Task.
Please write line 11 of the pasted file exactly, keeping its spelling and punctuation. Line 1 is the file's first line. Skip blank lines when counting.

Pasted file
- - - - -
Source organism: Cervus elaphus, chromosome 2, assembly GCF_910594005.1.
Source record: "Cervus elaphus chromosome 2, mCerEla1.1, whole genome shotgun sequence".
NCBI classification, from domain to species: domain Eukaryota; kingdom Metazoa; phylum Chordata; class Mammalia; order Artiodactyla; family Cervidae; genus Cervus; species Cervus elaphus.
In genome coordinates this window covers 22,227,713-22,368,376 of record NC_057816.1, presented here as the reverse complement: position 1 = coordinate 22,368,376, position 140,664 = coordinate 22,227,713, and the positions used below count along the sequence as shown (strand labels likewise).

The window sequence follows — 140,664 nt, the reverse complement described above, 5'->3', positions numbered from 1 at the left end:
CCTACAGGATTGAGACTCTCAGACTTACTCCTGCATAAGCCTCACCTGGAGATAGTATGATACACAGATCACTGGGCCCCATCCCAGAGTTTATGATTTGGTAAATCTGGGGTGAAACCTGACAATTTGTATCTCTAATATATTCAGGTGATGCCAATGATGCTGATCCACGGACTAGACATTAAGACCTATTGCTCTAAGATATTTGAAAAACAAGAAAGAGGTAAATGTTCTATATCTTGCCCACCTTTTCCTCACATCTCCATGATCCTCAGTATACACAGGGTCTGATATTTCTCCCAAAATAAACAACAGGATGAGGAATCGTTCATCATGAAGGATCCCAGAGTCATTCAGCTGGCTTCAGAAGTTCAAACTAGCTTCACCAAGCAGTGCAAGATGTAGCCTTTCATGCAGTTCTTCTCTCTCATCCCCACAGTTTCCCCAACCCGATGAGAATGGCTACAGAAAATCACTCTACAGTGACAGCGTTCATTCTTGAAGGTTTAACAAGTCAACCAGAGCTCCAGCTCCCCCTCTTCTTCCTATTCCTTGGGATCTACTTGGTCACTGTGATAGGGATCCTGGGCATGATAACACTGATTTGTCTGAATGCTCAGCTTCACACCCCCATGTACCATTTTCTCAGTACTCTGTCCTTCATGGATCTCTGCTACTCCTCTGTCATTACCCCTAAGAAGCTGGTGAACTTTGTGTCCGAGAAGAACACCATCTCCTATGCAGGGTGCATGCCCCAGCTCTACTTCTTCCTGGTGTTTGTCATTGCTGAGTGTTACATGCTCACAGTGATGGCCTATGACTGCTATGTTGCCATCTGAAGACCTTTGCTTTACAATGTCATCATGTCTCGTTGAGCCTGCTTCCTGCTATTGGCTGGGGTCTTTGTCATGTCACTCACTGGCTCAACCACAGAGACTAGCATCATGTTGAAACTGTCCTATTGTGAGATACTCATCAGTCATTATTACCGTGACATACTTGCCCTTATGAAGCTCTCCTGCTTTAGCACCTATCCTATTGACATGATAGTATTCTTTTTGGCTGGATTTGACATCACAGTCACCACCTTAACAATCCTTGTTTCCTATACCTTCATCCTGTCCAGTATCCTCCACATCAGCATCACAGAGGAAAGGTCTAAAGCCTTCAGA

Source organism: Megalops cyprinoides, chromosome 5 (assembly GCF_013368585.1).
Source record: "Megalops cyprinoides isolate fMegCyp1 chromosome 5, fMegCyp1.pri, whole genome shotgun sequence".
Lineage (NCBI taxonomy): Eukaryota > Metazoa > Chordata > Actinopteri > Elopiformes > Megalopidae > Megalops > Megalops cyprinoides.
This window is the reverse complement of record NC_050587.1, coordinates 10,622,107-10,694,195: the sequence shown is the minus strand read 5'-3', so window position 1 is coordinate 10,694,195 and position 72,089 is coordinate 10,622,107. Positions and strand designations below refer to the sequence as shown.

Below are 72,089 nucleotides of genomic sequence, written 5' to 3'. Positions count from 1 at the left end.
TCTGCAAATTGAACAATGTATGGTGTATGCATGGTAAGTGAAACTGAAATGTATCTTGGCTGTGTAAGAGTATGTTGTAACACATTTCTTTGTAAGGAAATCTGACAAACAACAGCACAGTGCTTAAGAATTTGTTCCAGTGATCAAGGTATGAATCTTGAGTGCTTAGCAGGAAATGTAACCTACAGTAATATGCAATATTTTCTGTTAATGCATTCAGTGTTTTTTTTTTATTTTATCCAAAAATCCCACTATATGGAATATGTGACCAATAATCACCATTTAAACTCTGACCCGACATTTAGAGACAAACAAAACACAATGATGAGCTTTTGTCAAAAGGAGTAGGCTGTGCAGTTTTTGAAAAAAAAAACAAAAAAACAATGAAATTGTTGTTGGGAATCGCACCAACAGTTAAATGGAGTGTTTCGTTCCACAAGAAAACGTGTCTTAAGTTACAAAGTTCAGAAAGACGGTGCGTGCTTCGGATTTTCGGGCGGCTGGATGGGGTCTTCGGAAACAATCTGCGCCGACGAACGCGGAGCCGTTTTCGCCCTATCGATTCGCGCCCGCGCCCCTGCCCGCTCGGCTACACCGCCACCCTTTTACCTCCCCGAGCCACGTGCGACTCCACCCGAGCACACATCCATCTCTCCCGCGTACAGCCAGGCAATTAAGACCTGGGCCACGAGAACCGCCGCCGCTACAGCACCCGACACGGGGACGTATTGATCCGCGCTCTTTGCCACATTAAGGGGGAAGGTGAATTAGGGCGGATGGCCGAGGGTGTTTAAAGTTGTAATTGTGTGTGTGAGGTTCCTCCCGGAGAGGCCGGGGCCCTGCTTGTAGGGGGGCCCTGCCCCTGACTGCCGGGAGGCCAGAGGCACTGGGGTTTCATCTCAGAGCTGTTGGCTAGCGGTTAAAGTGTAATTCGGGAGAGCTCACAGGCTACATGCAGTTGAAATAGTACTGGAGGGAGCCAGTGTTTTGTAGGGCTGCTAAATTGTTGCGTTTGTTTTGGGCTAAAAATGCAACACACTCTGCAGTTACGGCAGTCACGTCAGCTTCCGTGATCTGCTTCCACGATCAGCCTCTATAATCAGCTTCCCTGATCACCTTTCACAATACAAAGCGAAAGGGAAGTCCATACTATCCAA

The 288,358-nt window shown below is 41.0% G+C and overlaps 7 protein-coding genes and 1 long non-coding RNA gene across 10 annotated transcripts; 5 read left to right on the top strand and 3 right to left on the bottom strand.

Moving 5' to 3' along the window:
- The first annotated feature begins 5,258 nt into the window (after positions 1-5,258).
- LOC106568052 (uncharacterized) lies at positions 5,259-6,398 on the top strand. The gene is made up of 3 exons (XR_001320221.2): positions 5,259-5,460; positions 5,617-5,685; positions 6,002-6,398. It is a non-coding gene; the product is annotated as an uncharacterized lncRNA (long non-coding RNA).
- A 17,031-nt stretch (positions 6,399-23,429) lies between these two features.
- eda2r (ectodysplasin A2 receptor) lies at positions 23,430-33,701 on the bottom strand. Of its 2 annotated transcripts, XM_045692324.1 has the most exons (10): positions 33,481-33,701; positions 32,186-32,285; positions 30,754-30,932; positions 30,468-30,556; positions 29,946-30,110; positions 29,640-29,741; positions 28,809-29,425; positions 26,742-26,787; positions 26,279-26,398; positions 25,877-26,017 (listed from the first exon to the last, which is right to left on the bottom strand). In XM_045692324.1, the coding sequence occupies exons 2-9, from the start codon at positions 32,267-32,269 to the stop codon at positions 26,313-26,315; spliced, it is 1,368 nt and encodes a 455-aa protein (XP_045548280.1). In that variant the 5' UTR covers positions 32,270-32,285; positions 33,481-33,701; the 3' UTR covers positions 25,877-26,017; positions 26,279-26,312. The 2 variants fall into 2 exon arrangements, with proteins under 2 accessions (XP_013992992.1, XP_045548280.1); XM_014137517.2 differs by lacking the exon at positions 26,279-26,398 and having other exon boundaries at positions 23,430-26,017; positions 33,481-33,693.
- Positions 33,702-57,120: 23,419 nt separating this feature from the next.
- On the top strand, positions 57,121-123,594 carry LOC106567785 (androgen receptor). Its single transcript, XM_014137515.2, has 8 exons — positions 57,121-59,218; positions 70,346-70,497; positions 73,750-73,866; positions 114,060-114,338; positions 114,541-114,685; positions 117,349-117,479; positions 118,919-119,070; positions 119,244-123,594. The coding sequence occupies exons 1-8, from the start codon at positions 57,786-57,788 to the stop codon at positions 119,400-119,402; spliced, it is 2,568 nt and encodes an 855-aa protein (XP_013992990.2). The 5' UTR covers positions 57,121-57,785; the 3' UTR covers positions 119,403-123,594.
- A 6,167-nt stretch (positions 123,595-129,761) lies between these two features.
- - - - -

Below are 72,089 nucleotides of genomic sequence, written 5' to 3'. Positions count from 1 at the left end.